How Richard Dawkins Got Pwned and An Open Letter to Open-Minded Progressives – Mencius Moldbug (Both very long. Moldbuggery is a collection of Moldbug’s writing.) I am not a neo-reactionary, but sometimes I think Mencius Moldbug is the greatest living political thinker. His claim that progressivism is a non-theistic sect of Protestantism, with all of Protestantism’s evangelism and intolerance of heresy, is in particular very persuasive to me. I also think ‘neocamaralism’ is quite a cool model for a state and I’d like to see it tried out somewhere.

Economics and Emigration: Trillion-Dollar Bills on the Sidewalk? – Michael Clemens. A review of existing estimates of how much wealth could be created by abolishing controls over international (a) trade, (b) capital flows and (c) labour mobility. The gains from free movement of labour are so enormous that it is hard to see how any controls could be justified in a cost-benefit analysis. 

The significance of monetary disequilibrium – Leland B. Yeager. This paper more or less explains why price and wage stickiness are really important and interact with fluctuations in NGDP to have an enormous impact on the wider economy. Goes well with the Hetzel paper above.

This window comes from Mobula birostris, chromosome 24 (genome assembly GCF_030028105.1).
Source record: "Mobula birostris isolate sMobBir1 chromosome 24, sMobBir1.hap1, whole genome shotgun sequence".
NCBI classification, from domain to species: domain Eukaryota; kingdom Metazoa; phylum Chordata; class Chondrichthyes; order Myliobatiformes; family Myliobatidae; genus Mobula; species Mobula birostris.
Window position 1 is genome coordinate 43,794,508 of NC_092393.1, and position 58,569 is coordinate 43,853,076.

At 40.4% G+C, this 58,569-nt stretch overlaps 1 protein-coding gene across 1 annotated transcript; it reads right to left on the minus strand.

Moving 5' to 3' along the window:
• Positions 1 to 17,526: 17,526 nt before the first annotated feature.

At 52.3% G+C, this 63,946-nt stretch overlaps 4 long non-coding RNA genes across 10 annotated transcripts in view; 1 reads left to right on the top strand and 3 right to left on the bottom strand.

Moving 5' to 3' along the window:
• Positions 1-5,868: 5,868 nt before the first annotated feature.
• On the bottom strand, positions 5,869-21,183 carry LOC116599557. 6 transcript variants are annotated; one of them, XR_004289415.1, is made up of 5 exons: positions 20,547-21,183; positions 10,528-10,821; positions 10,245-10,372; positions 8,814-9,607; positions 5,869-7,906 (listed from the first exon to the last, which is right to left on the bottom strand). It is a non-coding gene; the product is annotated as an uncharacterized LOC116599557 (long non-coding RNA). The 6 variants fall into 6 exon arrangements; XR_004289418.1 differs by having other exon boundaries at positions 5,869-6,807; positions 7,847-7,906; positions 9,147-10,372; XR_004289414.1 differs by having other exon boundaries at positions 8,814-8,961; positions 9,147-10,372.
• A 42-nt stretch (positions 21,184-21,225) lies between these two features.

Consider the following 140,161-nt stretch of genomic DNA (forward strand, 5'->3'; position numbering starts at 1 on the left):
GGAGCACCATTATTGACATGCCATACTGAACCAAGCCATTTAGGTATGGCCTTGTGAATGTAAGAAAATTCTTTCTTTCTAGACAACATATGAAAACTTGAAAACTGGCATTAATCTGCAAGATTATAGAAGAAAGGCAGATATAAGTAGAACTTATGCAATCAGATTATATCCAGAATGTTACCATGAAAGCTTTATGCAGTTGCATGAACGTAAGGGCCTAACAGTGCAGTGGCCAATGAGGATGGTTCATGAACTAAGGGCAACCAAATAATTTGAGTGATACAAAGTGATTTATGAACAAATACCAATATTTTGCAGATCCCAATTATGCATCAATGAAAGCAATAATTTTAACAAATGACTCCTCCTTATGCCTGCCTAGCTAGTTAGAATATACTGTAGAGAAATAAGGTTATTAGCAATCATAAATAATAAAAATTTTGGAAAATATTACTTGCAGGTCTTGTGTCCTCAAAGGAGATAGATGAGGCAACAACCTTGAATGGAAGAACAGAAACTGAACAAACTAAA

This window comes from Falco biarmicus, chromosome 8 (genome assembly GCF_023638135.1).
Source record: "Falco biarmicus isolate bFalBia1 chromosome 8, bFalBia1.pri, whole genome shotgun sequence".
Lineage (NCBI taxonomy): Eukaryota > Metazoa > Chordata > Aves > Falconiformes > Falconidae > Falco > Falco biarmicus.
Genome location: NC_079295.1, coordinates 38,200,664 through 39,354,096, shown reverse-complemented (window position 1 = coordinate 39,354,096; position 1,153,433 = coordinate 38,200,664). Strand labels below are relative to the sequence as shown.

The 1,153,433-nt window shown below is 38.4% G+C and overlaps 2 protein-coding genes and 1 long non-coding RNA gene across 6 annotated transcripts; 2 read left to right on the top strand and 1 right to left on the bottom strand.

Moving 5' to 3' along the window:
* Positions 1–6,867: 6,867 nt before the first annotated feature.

My friend Ben wrote his equivalent list here. There is a lot of overlap between his list and mine. This is primarily because Ben is extremely smart and I get many of my ideas (and new music) from him.

4 thoughts on “Where my beliefs come from”

  1. Have you ever been open to theistic ethics and arguments? I would agree with you on the importance of freedom, I have a soft spot for classical liberals Mises and Hayek, but the flaw is how they assume political freedom as being a good, and they presume metaphysical free will, without offering an argument for these things. Where an argument for freedom is used, it is most often the argument to utility, whereas a moral defense of human freedom, such as is given by Ayn Rand and some theists would seem to be superior argument.

  2. Dear Mr Bowman

    I just wanted to congratulate you on your appearance on Channel 4 News defending Lord Freud’s comments about disabled people and the minimum wage.

    It must take some courage to speak out when nearly everyone else is critical . It is awful that Freud’s comments which seem to have been made in the context of discussing policies to help disabled people have been wilfully misinterpreted by the left. Awful too that we live in such illiberal times that so few people (including the Conservative party and rather pathetically he himself) have been prepared to defend the comments.

    If I might say so you came across very well and maintained admirable composure in the face of the horribly smug and rather stupid film maker.

    All the very best for your future work at the Adam Smith Institute

    Kind regard

    Dr Adrian Steele

Leave a Reply

Your email address will not be published. Required fields are marked *